Catholic education is about more than simply acquiring knowledge. It involves the formation of the whole person. Academic knowledge only reaches its fullest impact when the mind is integrated with the heart, and when students can use what they have learned to help the world around them. Therefore, service to others is an essential part of a Catholic education, as students use their intellect to recognize and uphold the dignity of all human beings.
Service is a part of every student’s experience at Christ the King. From the moment they enter pre-Kindergarten, students engage in service to others. By the time they graduate as 8th graders, they have served in a variety of settings and have been exposed to many populations, including the elderly, the developmentally disabled, the poor and those facing unplanned pregnancies. The Student Service Program is structured so that students receive a strong foundation for service and gradually assume more individual responsibility as they mature. By the time they graduate, we hope that they have acquired the heart of a servant, which inspires them to a lifelong commitment to service.
Pre-Kindergarten through 6th Grade
Each grade partners with a local service agency throughout the school year, including:
- At least one field trip to the agency
- In-class activities to benefit the agency
- Class presentations given by agency representatives to educate students on the underlying issues served
- Regular prayer for those they serve
Mission of the Service Program
The Christ the King School Service Program seeks to develop Christian stewards who receive God’s gifts gratefully, cultivate them responsibly, share them lovingly in justice with others, and return them with increase to the Lord.
(Adapted from USCCB website description of stewardship)
- Receive God’s gifts gratefully – We celebrate the gifts that God gives us, especially our faith, our minds and our hearts. We pray in thanksgiving. We have a positive attitude towards each other, our teachers, our school.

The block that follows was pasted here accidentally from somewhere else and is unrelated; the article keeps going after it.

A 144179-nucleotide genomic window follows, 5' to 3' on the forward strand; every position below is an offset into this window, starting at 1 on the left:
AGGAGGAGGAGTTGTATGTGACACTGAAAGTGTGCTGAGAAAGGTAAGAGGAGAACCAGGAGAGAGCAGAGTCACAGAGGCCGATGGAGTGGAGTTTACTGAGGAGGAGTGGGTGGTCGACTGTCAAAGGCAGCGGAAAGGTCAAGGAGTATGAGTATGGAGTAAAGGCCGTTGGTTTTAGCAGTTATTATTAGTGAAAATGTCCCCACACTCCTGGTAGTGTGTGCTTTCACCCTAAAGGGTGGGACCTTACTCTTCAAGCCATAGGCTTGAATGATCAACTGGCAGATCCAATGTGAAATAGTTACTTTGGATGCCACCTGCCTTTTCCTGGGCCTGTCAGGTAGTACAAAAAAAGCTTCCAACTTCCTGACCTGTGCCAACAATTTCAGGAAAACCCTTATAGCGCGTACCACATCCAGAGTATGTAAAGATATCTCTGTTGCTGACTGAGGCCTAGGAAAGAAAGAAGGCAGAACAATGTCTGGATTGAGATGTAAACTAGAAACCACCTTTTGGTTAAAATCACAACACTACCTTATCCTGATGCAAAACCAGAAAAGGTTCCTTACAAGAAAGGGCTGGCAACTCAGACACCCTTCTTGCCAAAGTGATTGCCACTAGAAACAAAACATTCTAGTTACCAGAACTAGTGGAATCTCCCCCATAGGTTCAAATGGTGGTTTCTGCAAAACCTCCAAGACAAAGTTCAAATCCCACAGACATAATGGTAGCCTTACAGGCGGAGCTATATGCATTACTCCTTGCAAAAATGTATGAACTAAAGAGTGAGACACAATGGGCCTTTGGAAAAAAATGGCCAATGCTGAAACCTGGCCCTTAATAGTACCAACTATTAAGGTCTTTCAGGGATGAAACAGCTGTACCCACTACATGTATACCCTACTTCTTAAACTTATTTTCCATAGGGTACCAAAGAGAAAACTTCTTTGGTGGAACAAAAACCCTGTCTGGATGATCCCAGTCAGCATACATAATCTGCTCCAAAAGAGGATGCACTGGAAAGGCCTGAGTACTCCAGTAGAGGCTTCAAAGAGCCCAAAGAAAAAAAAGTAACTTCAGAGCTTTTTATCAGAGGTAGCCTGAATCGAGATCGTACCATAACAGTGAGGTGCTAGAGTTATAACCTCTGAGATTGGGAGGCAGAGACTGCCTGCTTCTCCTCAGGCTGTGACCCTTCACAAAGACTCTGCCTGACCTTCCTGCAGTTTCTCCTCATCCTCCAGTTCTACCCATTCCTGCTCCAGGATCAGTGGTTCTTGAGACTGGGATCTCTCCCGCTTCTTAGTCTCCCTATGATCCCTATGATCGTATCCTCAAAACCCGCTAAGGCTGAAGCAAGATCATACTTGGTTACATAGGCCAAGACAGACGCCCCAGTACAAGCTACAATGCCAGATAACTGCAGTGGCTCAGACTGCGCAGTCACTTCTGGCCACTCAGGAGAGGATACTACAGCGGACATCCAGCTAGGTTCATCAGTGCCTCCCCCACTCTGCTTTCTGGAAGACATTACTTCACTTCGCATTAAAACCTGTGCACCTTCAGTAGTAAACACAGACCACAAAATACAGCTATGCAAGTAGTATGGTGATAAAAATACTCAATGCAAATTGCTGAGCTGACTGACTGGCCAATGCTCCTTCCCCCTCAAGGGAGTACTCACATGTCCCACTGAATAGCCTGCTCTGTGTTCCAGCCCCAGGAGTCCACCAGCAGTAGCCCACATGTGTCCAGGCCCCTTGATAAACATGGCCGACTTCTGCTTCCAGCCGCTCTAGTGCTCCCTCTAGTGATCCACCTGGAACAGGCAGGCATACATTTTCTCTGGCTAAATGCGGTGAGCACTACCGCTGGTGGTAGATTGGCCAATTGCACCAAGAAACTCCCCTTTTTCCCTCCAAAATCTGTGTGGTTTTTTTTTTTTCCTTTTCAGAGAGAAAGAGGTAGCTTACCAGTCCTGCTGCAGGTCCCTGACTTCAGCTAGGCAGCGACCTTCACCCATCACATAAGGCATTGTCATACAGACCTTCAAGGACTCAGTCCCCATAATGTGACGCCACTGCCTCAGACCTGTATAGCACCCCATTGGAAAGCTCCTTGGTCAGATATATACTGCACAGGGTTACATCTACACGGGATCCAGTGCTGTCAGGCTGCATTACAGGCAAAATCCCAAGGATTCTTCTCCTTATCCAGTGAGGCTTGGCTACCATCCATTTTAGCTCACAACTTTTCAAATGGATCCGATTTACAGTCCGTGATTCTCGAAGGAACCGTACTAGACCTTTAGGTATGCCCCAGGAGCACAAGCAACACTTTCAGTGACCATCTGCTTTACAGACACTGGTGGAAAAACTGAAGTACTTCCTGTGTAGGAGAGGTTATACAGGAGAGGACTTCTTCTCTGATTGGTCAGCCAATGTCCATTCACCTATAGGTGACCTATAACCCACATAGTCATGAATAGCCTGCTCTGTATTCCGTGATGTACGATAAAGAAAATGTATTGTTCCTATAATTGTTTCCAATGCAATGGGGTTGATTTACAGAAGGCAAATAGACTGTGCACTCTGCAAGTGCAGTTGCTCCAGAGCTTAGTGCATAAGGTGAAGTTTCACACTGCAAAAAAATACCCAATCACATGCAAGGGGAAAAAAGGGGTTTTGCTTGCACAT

- Cultivate them responsibly – We participate in the sacraments and sacramental preparation. We do our best. We attend Mass on Sunday. We continually practice stewardship (inside and outside of the classroom). We participate fully in academic learning to cultivate our minds, and engage in service to cultivate our hearts made for loving others.
- Share them lovingly in justice with others – We share our gifts of time, talent, and treasure with our brothers and sisters in the Body of Christ by engaging in service with a variety of community groups and reflecting on these experiences in the classroom.
- Return them with increase to the Lord – We strive to use our gifts to build God’s kingdom here in our community. We look forward to our vocations, and we pray for the grace and courage to respond to God’s call for each of us during our time at CKS and beyond.
The Program Consists of:
Kindergarten & Pre-K: Wellbrooke, a senior living community offering rehabilitation and long-term care for the elderly.
Kindergarten and Pre-K visited Wellbrooke at different times during the year to deliver crafts for Thanksgiving and Valentine’s Day, as well as to sing Christmas carols. In the classroom, the teachers taught children about the aging process so that they understood more about the needs of the elderly. They remembered the residents of Wellbrooke every day during prayer intentions, and they dedicated decades of the rosary to the residents and staff of Wellbrooke. They also introduced a Christmas service project by collecting over 100 puzzles and delivering them to the residents.
1st Grade: St. Joseph County Soil & Water Conservation District, learning how care for God’s creation is an important aspect of Catholic Social Teaching.
First graders learned about care for the environment as an important part of service. The District’s Education Coordinator came into the classroom several times to talk about soil and composting, and waste vs recycling. She taught the students how to set up and maintain a compost with red wiggler worms in the classroom. This culminated in a day at the Mishawaka Reservoir, where they examined the outdoor environment for signs of decomposing matter and also signs of a healthy environment, including micro-invertebrate life in the river.